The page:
‘The fact that young children and adolescents were not only punished for gross disobedience but also minor misdemeanours and errors in schoolwork is, to my mind, unforgivable.’
Rory Scothorne explores the emergence of student radicalism in Scotland, arguing that the politicisation of Scottish students during the “1968 era” has left a lasting impression on Scottish politics and culture rather than the prevailing myth about 1968: it didn’t happen here.
The language of Scottish education needs to become less boastful and sentimental, and more honest. Professor Walter Humes calls for a national policy debate with people prepared to ask tough questions and challenge orthodoxies of an under-achieving education system.
Nothing in education is simple. Professor Emer Smyth throws light on the complex interplay between gender and class at school and urges special investment in support for working class boys.
Liberty and equality are both desirable, but too much of one can lead to too little of the other. Fraternity – the value of face to face relationships of respect and affection – can help establish a fair balance along with equity. In the third extract from Working for Equality the author pleads the case for a leaving certificate of equal value for all.
‘And that is the hidden danger in the system, where mediocrity for all is preferred to investing in individual excellence – in every sphere of human activity, including music. The battle to save CoEMS has laid this bare; now we need to fight to rid ourselves of it altogether’.
‘I worry also about nest-egg building by those from high incomes, as a new form of hidden advantage, because of the low interest rate on student loans here. We could apply higher interest to loans to those from better-off households (but we won’t)….’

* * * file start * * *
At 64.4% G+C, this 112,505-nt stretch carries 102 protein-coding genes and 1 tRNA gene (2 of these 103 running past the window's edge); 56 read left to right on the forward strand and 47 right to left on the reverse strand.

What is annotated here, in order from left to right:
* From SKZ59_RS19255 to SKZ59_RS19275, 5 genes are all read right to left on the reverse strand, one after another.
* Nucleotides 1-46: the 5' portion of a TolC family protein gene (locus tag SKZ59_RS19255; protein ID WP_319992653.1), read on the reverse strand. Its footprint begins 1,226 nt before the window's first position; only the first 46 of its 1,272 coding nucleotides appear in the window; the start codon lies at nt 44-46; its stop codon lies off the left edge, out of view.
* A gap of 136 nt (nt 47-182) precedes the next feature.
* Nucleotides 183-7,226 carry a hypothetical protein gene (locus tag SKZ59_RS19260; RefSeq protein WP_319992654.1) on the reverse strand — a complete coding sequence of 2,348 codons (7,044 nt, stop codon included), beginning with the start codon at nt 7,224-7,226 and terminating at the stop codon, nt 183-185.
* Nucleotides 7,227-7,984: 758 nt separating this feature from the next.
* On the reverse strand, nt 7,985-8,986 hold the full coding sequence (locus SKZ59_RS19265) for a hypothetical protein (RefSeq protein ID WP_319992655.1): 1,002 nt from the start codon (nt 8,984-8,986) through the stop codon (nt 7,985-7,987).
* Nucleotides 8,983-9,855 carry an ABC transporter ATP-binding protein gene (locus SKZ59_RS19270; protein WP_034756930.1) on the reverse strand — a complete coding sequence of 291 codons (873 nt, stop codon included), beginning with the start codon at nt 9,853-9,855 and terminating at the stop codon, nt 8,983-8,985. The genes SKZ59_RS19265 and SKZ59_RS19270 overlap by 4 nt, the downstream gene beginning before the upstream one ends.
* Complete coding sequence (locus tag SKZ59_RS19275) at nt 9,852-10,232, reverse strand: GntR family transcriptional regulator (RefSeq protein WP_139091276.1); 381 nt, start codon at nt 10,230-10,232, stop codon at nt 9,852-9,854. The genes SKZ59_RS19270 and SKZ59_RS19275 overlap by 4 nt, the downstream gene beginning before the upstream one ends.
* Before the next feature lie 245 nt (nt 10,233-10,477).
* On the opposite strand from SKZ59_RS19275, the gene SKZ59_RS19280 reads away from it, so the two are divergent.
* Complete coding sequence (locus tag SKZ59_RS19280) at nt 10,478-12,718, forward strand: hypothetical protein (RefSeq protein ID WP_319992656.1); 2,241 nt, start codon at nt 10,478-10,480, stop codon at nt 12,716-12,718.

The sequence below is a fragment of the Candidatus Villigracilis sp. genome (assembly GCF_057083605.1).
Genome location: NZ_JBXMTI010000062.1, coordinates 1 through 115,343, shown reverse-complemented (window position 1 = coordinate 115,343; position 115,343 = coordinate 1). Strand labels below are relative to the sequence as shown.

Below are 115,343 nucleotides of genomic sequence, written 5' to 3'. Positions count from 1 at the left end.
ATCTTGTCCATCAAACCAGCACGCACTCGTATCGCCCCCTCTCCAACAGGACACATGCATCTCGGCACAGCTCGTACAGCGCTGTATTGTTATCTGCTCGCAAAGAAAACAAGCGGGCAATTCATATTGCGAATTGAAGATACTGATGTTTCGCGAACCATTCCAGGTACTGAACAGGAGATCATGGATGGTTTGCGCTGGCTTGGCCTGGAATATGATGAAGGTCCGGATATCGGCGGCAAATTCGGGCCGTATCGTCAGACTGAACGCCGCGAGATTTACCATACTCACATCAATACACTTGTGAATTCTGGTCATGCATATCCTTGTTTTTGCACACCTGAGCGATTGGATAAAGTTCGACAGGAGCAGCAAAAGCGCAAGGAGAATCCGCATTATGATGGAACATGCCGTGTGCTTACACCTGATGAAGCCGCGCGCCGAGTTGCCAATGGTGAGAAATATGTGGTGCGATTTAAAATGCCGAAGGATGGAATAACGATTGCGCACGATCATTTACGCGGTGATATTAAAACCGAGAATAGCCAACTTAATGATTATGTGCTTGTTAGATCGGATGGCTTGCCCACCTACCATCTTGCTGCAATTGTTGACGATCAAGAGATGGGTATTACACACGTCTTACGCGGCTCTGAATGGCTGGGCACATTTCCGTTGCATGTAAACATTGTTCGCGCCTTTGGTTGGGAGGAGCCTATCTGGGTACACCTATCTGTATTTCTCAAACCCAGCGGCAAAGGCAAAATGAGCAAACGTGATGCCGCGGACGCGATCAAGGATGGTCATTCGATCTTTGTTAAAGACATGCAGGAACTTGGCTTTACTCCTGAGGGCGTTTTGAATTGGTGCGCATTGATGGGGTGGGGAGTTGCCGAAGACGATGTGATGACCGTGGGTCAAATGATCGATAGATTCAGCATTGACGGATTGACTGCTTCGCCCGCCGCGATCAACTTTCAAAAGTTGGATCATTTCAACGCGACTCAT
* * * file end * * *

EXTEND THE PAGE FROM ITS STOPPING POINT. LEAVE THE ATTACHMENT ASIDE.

‘In Scotland, we perhaps put too much emphasis on formal, externally assessed exams – and is it really necessary for students to take them every year for the whole three years of the senior phase?’
Wonk of the year Lucy: ‘The signs are that the wrong people are being made to pay for current higher education policy in Scotland, in skewed debt or lost support, restricted opportunities and squeezed funding overall. As far as I can recall, no-one in Scottish university senior management has ever argued with me about this in public, nor got in touch to tell me privately that they disagree’.
‘every time ministers highlight the increase in the threshold in 2016-17, they are doing so on the back of these dramatic losses for two or three thousand young people from low-income homes every year from 2013-14 to 2015-16. I’d not be so proud of that’.